Great album, but…

June 13, 2009

This isn’t my kind of post. I’m not usually all up in arms about woman-y stuff. But a recently rediscovered (for me) album got me thinking.

I don’t think I ever listened to Weezer’s Blue Album, when it came out, all the way through. But it’s a really great record. The music’s catchy, the lyrics are interesting. I especially like “In The Garage”:

“I’ve got a Dungeon Master’s Guide
I’ve got a 12-sided die
I’ve got Kitty Pryde
And Nightcrawler too
Waiting there for me
Yes I do, I do

I’ve got posters on the wall
My favorite rock group KISS
I’ve got Ace Frehley
I’ve got Peter Criss
Waiting there for me
Yes I do, I do

I’ve got an electric guitar
I play my stupid songs
I write these stupid words
And I love every one
Waiting there for me
Yes I do, I do

In the garage
I feel safe
No one cares about my ways
In the garage
Where I belong
No one hears me sing this song
In the garage.”

But listening to the album again for the first time (if there is such a thing…it’s a literary crit. formulation, I guess, like “always already”), I was taken aback by a few of the lyrics, like this from “No One Else”:

“I want a girl who will laugh for no one else
When I’m away she puts her makeup on the shelf
When I’m away she never leaves the house
I want a girl who laughs for no one else.”

Really? I mean, this was starting to sound a little weird, to me.

Then came “Buddy Holly”. I’ve always had a soft spot for that song, ’cause I love Buddy Holly but also because a guy I had a mutual crush with in high school told me once that if we had gotten together, it would have been our song. And I used to think that was kind of cool, because his friends didn’t really get me and it would have been all romantic. Then, this time around, I listened more closely:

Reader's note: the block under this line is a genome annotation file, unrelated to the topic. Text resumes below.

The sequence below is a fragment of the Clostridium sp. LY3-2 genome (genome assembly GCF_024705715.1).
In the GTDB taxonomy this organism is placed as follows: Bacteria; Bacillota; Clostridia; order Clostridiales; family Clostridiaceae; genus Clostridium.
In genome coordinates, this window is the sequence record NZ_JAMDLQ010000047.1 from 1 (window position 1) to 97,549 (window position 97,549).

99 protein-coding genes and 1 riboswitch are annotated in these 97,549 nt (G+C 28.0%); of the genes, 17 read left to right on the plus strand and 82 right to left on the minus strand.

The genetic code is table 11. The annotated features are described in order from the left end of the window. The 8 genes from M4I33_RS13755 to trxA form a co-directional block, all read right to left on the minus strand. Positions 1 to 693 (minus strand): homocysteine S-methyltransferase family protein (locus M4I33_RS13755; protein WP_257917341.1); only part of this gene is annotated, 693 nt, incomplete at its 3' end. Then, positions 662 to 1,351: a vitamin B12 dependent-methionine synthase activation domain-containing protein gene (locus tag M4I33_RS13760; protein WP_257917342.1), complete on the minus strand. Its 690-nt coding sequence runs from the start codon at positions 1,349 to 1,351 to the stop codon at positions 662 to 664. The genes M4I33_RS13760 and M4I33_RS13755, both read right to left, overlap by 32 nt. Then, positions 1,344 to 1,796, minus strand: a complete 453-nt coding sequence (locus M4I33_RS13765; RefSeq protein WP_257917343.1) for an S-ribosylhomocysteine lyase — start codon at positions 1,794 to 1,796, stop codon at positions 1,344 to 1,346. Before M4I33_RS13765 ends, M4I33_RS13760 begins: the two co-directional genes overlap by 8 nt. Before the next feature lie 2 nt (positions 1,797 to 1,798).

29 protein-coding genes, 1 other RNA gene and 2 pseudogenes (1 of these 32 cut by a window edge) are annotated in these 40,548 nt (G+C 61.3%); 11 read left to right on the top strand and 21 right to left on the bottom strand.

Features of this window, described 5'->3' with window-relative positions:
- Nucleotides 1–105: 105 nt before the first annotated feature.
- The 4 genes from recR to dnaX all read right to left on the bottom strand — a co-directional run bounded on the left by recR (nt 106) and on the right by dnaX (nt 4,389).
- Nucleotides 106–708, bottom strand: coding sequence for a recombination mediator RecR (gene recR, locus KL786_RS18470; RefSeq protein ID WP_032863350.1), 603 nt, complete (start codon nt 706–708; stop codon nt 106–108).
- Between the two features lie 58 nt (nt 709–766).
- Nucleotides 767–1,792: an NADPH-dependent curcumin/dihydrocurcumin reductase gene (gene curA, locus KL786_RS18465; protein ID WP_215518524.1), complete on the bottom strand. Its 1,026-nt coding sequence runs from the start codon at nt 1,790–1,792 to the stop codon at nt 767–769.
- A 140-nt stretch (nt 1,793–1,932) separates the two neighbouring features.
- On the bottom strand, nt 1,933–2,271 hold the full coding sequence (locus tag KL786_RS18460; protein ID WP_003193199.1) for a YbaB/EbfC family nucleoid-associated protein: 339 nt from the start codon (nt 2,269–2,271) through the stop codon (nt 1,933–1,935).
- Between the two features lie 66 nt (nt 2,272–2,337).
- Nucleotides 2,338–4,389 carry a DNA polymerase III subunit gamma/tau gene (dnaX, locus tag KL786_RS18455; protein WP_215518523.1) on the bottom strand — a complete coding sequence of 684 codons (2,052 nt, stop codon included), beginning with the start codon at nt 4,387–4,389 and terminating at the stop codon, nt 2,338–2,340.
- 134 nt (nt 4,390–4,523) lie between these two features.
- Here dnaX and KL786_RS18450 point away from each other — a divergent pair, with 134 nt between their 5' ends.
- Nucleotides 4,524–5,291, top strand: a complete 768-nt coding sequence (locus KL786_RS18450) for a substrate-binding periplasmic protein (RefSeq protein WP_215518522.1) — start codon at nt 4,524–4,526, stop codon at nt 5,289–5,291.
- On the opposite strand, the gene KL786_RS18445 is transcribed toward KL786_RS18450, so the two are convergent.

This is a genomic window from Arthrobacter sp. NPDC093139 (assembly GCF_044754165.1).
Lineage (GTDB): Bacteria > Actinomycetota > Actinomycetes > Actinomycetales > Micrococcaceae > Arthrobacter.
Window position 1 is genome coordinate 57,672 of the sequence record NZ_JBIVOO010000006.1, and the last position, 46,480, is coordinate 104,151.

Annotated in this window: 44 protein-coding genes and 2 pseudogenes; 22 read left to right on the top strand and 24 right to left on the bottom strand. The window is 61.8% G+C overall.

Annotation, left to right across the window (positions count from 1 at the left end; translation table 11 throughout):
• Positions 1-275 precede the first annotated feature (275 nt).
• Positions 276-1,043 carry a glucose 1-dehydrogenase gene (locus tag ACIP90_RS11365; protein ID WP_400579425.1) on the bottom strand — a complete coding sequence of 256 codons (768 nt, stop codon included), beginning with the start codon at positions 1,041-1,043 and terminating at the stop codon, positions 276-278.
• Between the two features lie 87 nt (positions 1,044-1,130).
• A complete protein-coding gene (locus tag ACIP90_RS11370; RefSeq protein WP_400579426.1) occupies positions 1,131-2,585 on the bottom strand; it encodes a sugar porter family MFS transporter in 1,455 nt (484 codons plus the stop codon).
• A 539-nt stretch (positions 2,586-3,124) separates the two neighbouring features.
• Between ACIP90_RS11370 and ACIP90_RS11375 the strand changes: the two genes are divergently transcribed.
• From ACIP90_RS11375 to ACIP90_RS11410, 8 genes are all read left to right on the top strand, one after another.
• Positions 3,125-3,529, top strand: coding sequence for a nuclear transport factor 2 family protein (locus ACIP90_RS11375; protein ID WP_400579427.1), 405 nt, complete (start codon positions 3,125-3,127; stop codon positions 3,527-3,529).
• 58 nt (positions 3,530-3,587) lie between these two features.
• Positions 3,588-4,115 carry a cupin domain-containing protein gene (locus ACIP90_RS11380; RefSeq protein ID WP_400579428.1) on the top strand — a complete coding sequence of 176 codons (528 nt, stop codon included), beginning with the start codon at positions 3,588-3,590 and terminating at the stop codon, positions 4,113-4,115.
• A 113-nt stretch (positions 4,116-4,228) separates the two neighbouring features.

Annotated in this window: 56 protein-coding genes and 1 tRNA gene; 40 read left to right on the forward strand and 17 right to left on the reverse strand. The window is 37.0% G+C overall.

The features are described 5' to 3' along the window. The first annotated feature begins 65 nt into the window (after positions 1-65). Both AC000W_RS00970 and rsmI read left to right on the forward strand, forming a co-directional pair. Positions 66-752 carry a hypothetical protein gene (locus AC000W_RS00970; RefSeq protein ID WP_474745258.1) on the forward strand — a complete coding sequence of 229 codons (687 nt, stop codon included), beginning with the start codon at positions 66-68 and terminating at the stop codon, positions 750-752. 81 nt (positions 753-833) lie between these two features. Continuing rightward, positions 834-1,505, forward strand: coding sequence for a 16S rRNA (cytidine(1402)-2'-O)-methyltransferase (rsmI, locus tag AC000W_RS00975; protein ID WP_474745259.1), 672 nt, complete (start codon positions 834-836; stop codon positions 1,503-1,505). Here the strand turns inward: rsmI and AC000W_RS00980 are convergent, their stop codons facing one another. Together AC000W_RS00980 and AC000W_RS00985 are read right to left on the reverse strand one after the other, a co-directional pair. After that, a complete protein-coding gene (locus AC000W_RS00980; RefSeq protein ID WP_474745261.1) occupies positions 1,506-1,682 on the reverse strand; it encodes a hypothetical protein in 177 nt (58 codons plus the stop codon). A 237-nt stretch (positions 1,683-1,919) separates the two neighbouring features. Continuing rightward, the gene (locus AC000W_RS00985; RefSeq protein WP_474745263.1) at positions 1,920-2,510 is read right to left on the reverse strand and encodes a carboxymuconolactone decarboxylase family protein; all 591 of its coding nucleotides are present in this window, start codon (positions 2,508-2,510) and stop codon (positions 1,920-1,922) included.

“What’s with these homies, dissing my girl?
Why do they gotta front?
What did we ever do to these guys
That made them so violent?
Woo-hoo, but you know I’m yours
Woo-hoo, and I know you’re mine
Woo-hoo, and that’s for all time

Oo-ee-oo I look just like Buddy Holly
Oh-oh, and you’re Mary Tyler Moore
I don’t care what they say about us anyway
I don’t care bout that

Don’t you ever fear, I’m always near
I know that you need help
Your tongue is twisted, your eyes are slit
You need a guardian
Woo-hoo, but you know I’m yours
Woo-hoo, and I know you’re mine
Woo-hoo, and that’s for all time.”

No wonder this guy’s friends pick on her…he thinks she’s weak and weird, himself. Nice. I’ve got a few questions for that guy from high school, now…

And don’t get me wrong…I’m not saying Weezer are misogynist, or anything, and it’s still a great, rockin’ album. I just wonder, a little bit.


One Response to “Great album, but…”

  1. Faith, you’re not alone in this reflection upon the past. I find that many of the things I enjoyed growing up, when broken down via lit. crit. analysis become twisted abhorrent pieces of media. I grew up loving James Bond and I own the collection, so much of it bound up in memories of my family and my cousins gathering around the tv after dinner to watch the most recent bond to hit vhs.

    Now I look back and see him as a rapist imperialist who goes around destroying the world for his own vendetta and vigilantist ideals.

    I guess at some point you just have to step back and say its entertainment, but other times you also have to acknowledge that we live in a very flawed world, lots of disgusting ideologies and ways of thinking that are forced upon young people, how we culture ourselves.

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